Beet Salad Three Ways

This post combines the larder, fermentation, simple oven roasted beets, and a few other finds.

IMG_1895.JPGBeets are an amazing vegetable with many uses: thinly shredded to complement a salad, sautéed greens for a side dish, and roasted beets that can be their own salad. A salad featuring beets can be transformed to something amazing with a couple of beet preparations. A mixture of red and orange beets adds a lot of pop to a plate.

Fermented beets: I shredded some beets and fresh horseradish, a black radish and and salt. This all went in a very clean mason jar and sat on the counter for about a week with a very loose lid. It did bubble over a few times…. (You could also use shredded beets that aren’t fermented.) The Wedge Table often has fermentation classes, and Sandor Katz’s Wild Fermentation is a go-to print resource.

Pickled beets: There are a lot of pickling recipes on the Internet, and beets are one of the few things I prefer to pickle for long term storage versus refrigerator pickle to be able to always have them on hand. Traditional pickling (some people call it canning but that isn’t quite accurate) leaves cucumbers and red onions – two staples in our house – a little soggy for my taste.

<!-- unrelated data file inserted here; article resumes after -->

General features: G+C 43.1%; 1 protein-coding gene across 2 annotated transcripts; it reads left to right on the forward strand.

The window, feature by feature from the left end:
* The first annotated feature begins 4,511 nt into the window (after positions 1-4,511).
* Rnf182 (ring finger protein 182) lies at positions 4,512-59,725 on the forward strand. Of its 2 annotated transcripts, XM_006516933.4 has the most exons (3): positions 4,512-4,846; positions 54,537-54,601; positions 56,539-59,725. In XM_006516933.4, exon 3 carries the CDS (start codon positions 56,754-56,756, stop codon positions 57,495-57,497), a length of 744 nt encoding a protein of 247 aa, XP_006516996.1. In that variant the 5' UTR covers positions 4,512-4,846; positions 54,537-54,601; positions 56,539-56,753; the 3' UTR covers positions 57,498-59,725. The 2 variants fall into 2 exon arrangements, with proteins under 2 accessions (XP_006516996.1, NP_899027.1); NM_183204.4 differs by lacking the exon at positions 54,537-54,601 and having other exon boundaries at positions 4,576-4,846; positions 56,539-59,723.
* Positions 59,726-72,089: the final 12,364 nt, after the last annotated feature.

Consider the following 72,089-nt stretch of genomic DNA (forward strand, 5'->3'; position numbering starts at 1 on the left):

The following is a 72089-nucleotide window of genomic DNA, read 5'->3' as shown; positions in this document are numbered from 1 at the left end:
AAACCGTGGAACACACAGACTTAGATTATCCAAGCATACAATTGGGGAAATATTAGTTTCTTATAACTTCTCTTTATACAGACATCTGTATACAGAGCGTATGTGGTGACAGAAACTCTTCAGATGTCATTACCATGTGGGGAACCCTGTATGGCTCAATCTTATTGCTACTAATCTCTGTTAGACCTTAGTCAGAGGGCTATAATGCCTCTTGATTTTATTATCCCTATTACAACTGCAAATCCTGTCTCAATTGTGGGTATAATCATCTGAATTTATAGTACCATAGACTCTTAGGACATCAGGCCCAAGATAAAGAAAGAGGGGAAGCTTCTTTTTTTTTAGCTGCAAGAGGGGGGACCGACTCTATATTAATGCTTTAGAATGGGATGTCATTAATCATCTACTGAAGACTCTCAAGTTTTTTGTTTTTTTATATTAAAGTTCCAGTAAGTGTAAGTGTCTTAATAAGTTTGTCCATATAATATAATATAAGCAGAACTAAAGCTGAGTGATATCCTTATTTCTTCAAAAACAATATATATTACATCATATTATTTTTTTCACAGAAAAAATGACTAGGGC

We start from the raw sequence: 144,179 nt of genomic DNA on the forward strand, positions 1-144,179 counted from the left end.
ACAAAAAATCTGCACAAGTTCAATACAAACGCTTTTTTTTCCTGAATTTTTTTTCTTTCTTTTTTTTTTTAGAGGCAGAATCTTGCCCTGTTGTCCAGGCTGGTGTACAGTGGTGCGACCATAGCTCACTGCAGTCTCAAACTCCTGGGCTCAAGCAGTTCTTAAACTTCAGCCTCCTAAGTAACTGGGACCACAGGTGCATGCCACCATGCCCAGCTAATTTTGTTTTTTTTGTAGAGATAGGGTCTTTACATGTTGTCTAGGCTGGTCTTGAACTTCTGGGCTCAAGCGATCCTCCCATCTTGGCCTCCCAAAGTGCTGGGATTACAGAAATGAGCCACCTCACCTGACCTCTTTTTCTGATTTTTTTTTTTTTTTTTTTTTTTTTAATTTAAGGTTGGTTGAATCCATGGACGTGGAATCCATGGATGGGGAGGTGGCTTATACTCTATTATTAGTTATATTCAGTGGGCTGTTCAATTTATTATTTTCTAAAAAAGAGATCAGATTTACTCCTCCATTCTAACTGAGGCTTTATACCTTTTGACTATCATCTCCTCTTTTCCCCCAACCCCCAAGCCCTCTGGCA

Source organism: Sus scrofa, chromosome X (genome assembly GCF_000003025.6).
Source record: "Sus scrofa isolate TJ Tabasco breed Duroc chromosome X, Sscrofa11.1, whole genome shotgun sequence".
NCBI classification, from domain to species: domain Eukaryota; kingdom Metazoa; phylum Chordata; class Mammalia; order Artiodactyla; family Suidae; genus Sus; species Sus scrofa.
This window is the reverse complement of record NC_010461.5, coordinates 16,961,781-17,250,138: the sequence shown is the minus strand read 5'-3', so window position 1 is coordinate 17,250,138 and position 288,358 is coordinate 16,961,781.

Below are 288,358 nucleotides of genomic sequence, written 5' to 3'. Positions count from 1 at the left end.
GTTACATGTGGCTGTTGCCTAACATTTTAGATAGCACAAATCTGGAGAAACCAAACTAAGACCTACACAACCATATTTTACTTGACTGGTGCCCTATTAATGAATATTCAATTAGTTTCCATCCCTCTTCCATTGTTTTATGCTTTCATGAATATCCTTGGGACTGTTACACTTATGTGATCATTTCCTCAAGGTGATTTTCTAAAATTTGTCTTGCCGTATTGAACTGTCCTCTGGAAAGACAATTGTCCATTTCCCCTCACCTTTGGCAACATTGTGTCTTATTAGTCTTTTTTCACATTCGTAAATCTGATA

Roasted beets: I will typically wrap them in foil and put them in the oven until they are soft. When I am using my Big Green Egg I will also throw them on when smoking something or even cook them afterwards as the grill maintains its temperature for at least an hour after putting out the fire.

The dressing is about two parts olive oil to one part vinegar with a little salt and pepper. I use a sherry vinegar and a fully flavored olive oil but almost anything will add its own flavor.

Micro greens are a lot of fun. They add color, a little flavor, and a lot of pop to a dish. When I can find them I like Weed’s Greens.

Whenever I am in Midtown Global Market – often to attend a cooking class featuring a local chef at Kitchen in the Market – I usually stop by Salty Tart for bread and or treats as well as Grassroots Gourmet. One of the best things Grassroots Gourmet has is Marieke Gouda from Wisconsin. Nettled and truffled gouda are some of my favorites. This time a thin slice of the nettled gouda is nested on top of the beets and dressing.

Presentation is important, especially with vegetables. Slicing, layering, and making sure that everything is placed on the plate  on a way that is visually appealing. That’s about it.

 

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